“I invite every New Yorker to join us for HOPE 2019 as we gather information that will help our outreach teams continually develop HOME-STAT programming that most effectively serves and supports street homeless New Yorkers as they restabilize their lives,” said Department of Homeless Services Administrator Joslyn Carter. “Every one of the 2,000 New Yorkers that has accepted services and come indoors is an individual victory, and the insights we will gather on January 28th will help us take our persistent and compassionate outreach even further to meet all New Yorkers in need where they are as they get back on their feet.”
New York City continues to be a national leader in investing in and developing programs to serve people living on the street, with outreach teams mobilized in all five boroughs 24 hours a day, 7 days a week; specialized housing set aside for street homeless New Yorkers; and targeted funding to ensure the most effective delivery of resources to the individuals most in need. The City's HOPE survey is the largest effort of its kind nationwide, identified by HUD as a best practice survey method, and the City's HOME-STAT effort is the most comprehensive street homeless outreach program in the country.
UNPRECEDENTED INVESTMENTS ENHANCING 24/7/365 CITYWIDE OUTREACH EFFORTS:
Since 2014, as part of the City's commitment to continually redoubling outreach efforts, the de Blasio Administration has dedicated unprecedented new resources to street outreach programs and providers:
The Department of Homeless Services (DHS) works to prevent homelessness before it occurs, address street homelessness and assist homeless New Yorkers in transitioning from shelter and the street to permanent housing. DHS collaborates with not-for profit partners to provide temporary shelter and services that homeless New Yorkers need to achieve and maintain housing permanency. In April 2016 Mayor de Blasio announced a major restructuring of homeless services in New York City, followed by the release of a comprehensive plan in February 2017 to turn the tide on homelessness, neighborhood by neighborhood. The plan’s guiding principle is community and people first; giving homeless New Yorkers, who come from every community across the five boroughs, the opportunity to be sheltered closer to their support networks and anchors of life in the communities they called home in order to more quickly stabilize their lives. Learn more about how DHS is turning the tide on homelessness, neighborhood by neighborhood, at nyc.gov/tide.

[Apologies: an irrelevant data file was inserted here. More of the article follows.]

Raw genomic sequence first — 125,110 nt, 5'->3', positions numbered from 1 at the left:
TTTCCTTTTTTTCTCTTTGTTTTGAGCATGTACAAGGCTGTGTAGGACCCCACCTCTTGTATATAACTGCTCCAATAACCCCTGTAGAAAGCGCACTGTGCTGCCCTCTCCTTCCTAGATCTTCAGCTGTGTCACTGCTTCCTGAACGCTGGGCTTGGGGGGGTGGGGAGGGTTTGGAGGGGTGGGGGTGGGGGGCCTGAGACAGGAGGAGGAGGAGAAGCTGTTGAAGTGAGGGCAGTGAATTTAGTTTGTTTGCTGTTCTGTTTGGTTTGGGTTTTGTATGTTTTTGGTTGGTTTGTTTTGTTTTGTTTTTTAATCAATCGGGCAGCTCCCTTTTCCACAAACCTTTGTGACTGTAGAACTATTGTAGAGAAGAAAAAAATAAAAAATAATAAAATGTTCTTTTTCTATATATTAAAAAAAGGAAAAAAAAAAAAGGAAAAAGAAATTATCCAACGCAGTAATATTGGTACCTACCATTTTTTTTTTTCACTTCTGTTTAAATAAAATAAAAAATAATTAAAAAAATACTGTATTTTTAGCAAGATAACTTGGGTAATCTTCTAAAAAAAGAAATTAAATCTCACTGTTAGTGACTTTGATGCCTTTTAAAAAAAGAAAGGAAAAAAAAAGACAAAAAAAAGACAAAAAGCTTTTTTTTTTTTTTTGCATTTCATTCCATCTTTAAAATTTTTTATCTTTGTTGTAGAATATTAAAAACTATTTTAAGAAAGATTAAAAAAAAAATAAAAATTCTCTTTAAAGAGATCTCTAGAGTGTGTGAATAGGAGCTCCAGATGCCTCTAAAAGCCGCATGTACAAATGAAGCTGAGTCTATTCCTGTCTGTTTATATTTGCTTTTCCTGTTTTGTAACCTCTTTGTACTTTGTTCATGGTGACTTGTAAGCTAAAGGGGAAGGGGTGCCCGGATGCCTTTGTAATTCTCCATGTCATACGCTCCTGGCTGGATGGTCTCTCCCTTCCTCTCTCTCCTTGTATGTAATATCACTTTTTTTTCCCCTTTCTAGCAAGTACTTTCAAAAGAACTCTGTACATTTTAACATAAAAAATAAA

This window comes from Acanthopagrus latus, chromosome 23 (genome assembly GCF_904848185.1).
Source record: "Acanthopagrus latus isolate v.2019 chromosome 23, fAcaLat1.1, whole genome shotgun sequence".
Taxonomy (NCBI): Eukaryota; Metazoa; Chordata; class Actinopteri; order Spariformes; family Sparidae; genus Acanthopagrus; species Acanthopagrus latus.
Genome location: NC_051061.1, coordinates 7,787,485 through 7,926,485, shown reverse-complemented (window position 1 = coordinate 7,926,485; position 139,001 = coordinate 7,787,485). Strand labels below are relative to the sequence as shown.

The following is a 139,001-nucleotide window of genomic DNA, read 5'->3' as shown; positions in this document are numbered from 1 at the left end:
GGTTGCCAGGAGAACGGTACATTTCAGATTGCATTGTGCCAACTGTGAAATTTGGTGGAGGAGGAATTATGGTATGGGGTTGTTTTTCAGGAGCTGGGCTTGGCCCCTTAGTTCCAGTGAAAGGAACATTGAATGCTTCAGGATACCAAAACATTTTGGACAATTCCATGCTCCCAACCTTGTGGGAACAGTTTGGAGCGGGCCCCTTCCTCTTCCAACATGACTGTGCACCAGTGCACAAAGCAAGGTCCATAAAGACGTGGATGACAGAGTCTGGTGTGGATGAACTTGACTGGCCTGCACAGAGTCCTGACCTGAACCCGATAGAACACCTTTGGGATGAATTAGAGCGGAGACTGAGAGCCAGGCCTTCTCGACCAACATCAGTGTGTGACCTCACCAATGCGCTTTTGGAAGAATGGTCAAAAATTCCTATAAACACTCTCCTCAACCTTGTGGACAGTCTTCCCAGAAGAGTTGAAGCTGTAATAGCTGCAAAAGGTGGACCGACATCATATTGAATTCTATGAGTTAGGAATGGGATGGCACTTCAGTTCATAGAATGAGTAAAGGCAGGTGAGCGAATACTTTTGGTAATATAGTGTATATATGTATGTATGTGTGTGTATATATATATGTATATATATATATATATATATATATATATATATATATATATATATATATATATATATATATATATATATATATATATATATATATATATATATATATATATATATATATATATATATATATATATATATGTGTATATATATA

The most comprehensive street outreach program in the nation, HOME-STAT (Homeless Outreach & Mobile Engagement Street Action Teams) focuses on connecting individuals living on the street, who each have a unique path to the streets, with the unique combination of services that will enable them to transition off the streets. All street homeless outreach teams have licensed clinicians who work with clients on the streets. In addition to receiving on-going case management, people are assessed for immediate risk/crisis during each encounter. The teams also have psychiatrists who perform psychiatric evaluations on the streets and thereby help us understand and better meet the individual needs of each street homeless New Yorker. These clinicians and psychiatrists help our outreach teams connect with street homeless individuals who may be difficult to engage. Many have fallen through every available safety net, and experience trauma and challenges, including mental health and substance use challenges that may make outreach more complicated. Accepting outreach efforts, including services that will help homeless New Yorkers transition indoors from the streets, is voluntary, but we remain undeterred in our efforts to engage them proactively and aggressively, and offering assistance and services, until we make the connection that will help them transition off the streets. Our teams continue to reach out to these New Yorkers to offer services and help them come indoors. HOME-STAT also provides aftercare services, continuing to work with individuals who receive placements to ensure that they receive the support they need to remain in housing and off of the street.